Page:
Where do non-Muslims go from here?

married-divorce-lawBy A. Vaithilingam

I am totally disappointed with the deferment of the Law Reform (Marriage and Divorce) Bill which would have put a stop to the unilateral conversion of children to Islam.

As many of us may remember, eight years ago in 2009, the cabinet had made this proposal. Unfortunately, the proposal was shelved after the strong vocal opposition from various quarters, including the Mufti of Perak.

I am surprised that the BN leaders of the component parties were not prepared to meet the complaint by the same person now. Other Muslim leaders who objected had done so within a month of the announcement of the proposed amendments. Yet, the government seemed to be ready to ignore their protests.

The timing of the deferment was accompanied with the tabling of the motion to introduce a Private Member’s Bill by Abdul Hadi Awang of PAS. This caught us totally by surprise, especially as the prime minister had announced that it was withdrawing plans by the government to introduce its own bill on the same topic. We were also given the impression that the Speaker would not have enough time to allow Hadi’s motion to be tabled.

Non-Muslims are once again victims of “fake” or false impressions given to the public that the issue on unilateral conversion will be discussed and settled in the latest session of the Parliament. Poor Indira Gandhi has to wait now until July or August this year. Even more disappointing is that the IGP is unable to locate her child as ordered by our own courts.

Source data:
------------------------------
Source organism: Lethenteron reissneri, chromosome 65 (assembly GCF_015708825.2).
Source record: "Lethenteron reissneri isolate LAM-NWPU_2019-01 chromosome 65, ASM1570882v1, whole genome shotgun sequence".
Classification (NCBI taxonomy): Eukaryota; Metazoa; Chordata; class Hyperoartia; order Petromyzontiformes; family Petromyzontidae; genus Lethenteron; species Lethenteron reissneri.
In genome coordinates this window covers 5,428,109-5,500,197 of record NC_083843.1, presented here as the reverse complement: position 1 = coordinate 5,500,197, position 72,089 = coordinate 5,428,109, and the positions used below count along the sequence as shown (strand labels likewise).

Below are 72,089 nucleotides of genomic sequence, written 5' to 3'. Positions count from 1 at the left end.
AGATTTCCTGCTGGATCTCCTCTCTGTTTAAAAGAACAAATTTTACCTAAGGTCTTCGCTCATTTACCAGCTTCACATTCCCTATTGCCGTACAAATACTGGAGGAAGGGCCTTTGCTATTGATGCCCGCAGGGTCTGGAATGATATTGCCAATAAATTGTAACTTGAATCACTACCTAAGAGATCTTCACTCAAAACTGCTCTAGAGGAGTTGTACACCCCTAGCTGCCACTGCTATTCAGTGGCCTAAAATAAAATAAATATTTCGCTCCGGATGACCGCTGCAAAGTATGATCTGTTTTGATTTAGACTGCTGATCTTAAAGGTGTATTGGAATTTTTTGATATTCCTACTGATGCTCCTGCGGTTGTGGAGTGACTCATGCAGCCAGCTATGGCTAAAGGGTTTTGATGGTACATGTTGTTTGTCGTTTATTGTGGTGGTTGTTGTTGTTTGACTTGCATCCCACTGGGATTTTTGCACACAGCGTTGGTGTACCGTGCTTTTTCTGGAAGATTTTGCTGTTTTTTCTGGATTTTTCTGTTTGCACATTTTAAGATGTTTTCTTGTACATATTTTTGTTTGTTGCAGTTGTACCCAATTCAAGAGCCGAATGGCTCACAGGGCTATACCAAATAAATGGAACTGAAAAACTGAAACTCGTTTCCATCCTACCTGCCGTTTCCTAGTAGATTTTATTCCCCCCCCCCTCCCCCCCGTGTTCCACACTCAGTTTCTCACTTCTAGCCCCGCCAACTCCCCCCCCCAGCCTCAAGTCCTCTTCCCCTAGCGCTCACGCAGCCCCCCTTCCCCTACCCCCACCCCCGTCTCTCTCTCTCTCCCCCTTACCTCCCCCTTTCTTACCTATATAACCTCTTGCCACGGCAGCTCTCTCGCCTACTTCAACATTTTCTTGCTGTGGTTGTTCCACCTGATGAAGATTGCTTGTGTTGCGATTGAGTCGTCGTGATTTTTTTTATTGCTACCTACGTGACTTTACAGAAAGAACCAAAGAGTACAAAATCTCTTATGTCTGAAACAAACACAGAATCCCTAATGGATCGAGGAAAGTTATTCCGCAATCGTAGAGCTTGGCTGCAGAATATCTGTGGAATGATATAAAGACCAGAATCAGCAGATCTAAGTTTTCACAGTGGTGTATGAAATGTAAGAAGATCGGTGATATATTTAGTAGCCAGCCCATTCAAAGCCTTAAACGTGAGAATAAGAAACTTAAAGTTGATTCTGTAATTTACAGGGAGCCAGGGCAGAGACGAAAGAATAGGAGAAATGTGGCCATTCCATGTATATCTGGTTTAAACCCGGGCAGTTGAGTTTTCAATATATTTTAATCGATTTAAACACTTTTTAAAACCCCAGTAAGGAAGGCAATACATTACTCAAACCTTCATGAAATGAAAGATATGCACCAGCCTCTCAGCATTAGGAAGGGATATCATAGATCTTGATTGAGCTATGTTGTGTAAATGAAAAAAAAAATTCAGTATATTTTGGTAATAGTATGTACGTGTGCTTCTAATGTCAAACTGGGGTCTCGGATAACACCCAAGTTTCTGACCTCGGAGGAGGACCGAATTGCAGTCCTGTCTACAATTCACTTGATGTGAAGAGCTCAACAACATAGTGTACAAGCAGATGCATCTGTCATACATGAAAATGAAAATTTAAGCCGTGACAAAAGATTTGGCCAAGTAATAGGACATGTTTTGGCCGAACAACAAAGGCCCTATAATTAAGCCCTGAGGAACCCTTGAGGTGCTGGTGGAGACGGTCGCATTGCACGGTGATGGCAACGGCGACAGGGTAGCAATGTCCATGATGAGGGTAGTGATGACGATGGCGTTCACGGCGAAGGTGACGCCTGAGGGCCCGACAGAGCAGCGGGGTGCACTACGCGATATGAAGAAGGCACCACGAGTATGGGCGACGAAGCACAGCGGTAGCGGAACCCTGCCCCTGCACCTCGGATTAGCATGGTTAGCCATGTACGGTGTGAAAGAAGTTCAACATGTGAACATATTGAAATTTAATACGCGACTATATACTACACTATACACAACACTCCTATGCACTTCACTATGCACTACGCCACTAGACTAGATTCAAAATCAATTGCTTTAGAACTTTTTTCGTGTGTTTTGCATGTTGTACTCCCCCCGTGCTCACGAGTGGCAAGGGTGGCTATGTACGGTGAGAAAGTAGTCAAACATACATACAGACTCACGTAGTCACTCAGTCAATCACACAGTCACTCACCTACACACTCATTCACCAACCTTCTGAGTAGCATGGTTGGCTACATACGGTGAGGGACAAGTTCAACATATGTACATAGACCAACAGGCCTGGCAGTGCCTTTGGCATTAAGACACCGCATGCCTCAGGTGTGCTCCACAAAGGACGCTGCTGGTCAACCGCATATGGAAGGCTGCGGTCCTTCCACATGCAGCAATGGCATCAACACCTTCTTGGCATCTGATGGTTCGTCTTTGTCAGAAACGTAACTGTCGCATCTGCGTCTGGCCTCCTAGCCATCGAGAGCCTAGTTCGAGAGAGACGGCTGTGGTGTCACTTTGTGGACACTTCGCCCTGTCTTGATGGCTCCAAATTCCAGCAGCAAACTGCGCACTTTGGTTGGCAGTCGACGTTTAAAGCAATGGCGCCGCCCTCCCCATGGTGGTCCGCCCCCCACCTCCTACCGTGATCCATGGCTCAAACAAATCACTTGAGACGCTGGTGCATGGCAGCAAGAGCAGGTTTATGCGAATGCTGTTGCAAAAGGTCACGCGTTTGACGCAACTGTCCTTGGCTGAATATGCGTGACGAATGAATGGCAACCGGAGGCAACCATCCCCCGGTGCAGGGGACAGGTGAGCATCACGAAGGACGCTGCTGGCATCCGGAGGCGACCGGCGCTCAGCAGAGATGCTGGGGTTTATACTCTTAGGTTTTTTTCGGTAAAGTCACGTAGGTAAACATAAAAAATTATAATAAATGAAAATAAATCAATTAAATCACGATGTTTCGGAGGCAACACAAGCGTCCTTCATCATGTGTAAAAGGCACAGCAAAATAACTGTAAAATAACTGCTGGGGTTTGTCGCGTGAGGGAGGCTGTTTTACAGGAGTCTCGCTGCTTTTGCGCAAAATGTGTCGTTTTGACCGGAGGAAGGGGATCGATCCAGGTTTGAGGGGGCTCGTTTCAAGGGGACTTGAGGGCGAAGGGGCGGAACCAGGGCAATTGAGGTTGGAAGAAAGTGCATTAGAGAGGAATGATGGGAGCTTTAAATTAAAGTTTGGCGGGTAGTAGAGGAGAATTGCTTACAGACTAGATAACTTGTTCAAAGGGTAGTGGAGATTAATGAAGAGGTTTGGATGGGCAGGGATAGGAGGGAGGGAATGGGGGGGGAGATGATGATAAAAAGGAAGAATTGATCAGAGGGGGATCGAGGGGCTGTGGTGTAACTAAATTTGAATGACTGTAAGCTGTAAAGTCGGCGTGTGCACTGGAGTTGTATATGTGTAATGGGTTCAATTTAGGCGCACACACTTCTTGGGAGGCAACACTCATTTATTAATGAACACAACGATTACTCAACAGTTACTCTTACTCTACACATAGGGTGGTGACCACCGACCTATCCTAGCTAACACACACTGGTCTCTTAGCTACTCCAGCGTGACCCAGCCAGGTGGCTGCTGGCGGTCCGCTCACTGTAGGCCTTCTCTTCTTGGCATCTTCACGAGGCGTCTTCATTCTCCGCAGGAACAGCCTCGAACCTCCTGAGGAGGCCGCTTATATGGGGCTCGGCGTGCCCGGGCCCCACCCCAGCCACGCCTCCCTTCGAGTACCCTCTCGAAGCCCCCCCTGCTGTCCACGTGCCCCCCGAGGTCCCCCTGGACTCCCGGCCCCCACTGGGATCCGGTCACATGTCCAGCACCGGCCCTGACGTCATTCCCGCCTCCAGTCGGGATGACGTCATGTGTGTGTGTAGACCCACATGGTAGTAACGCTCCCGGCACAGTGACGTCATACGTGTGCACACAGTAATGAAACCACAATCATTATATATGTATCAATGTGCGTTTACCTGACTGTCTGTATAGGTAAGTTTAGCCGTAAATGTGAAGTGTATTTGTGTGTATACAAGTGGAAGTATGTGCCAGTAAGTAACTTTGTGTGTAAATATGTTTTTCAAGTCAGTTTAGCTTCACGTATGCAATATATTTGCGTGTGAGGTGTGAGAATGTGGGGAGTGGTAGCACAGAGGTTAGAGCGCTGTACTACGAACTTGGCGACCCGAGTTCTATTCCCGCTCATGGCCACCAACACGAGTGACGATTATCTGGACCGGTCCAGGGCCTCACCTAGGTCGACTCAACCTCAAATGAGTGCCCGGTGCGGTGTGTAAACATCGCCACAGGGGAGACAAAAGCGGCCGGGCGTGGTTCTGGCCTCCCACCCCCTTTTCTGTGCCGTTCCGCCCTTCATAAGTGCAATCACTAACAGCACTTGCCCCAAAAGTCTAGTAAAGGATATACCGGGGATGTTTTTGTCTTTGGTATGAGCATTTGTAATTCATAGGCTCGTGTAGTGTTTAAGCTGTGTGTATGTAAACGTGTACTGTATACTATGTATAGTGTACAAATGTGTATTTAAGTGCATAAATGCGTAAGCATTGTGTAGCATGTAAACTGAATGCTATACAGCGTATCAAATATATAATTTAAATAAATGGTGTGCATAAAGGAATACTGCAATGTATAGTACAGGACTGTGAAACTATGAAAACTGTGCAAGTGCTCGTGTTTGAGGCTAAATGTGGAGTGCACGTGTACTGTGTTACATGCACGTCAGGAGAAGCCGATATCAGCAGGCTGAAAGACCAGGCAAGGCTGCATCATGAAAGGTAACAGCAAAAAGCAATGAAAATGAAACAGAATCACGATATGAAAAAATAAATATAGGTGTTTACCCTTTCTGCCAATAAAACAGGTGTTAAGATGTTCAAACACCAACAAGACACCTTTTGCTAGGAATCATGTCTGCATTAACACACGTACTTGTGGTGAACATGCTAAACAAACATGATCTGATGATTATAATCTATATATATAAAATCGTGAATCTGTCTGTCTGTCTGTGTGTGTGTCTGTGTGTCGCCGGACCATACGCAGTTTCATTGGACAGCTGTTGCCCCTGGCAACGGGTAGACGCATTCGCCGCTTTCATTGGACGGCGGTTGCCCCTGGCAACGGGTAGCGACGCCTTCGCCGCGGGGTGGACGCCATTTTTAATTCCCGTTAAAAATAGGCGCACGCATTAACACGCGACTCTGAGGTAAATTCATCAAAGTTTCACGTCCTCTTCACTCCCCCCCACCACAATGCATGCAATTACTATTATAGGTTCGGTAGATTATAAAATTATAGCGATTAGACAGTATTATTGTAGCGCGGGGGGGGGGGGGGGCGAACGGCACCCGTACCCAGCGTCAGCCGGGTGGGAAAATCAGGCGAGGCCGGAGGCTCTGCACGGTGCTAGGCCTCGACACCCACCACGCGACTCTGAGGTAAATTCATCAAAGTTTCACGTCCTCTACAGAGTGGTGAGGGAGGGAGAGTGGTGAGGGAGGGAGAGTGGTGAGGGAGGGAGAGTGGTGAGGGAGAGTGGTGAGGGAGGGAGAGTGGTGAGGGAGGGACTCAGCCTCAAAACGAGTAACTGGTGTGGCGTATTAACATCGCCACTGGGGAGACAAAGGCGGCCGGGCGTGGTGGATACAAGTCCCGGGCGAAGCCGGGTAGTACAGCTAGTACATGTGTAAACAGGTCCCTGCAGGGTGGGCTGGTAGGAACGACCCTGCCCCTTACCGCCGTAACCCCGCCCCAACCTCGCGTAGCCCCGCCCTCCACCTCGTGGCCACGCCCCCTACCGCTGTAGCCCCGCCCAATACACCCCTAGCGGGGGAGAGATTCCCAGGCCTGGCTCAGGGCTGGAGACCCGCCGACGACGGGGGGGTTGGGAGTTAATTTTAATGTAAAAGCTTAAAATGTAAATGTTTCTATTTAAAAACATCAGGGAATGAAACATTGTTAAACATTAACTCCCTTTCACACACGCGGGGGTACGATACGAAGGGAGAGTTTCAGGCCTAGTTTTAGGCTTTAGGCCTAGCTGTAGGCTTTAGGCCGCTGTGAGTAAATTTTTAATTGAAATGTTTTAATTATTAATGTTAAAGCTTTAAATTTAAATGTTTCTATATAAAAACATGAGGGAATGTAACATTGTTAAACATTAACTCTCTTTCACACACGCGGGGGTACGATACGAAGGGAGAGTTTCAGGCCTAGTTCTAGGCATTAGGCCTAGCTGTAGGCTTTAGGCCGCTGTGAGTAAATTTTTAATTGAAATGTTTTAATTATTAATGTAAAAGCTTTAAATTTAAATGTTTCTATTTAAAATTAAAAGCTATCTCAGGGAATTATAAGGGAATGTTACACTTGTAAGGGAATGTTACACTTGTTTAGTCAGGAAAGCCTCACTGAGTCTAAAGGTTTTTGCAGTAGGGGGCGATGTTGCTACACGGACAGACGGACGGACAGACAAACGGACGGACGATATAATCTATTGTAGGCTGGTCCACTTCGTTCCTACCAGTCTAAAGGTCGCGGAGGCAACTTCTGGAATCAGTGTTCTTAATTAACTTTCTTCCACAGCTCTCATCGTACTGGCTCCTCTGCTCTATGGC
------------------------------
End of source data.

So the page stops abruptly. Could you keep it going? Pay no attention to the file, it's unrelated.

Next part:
In 1988, the non-Muslims were told that Act 121(1A) was to protect Muslim women against Muslim fathers because they go to civil court after losing their cases in shariah court. I remember then the non-Muslims were assured that they would not be affected by the changes in 121(1A). But now our non-Muslim mothers have lost their protection when their babies are snatched or grabbed and 121(1A) is being abused to give powers to the police to protect the Muslim convert fathers.

And Hadi says the amendments to the Syariah Courts (Criminal Jurisdiction) Act 1965 will not affect the non-Muslims. What happens when a Muslim and a non-Muslim are caught jointly in a criminal act? Will they be tried in two different courts with different types of punishments for the same offence when they are both Malaysians?

Sexual offences must have a number of qualified witnesses in a shariah court, whereas non-Muslim accused will be tried in a civil court using witnesses and modern scientific evidences! But for a joint offence one may go free while the other may be punished with a high sentence. Yet they are citizens of the same country.

Where do we the non-Muslims go from here?

A. Vaithilingam is the former president of the Malaysian Consultative Council on Buddhism, Christianity, Hinduism, Sikhism and Taoism (MCCBCHST).

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